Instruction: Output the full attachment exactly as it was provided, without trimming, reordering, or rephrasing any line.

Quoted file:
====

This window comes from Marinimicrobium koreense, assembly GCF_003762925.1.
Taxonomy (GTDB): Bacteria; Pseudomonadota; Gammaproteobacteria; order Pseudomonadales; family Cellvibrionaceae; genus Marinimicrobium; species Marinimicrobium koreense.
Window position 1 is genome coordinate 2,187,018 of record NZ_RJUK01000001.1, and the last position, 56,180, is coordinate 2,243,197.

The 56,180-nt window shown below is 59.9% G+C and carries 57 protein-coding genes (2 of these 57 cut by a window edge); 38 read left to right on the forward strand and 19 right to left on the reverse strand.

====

This window comes from Marinimicrobium koreense, assembly GCF_003762925.1.
Taxonomy (GTDB): Bacteria; Pseudomonadota; Gammaproteobacteria; order Pseudomonadales; family Cellvibrionaceae; genus Marinimicrobium; species Marinimicrobium koreense.
Window position 1 is genome coordinate 2,187,018 of record NZ_RJUK01000001.1, and the last position, 56,180, is coordinate 2,243,197.

The 56,180-nt window shown below is 59.9% G+C and carries 57 protein-coding genes (2 of these 57 cut by a window edge); 38 read left to right on the forward strand and 19 right to left on the reverse strand.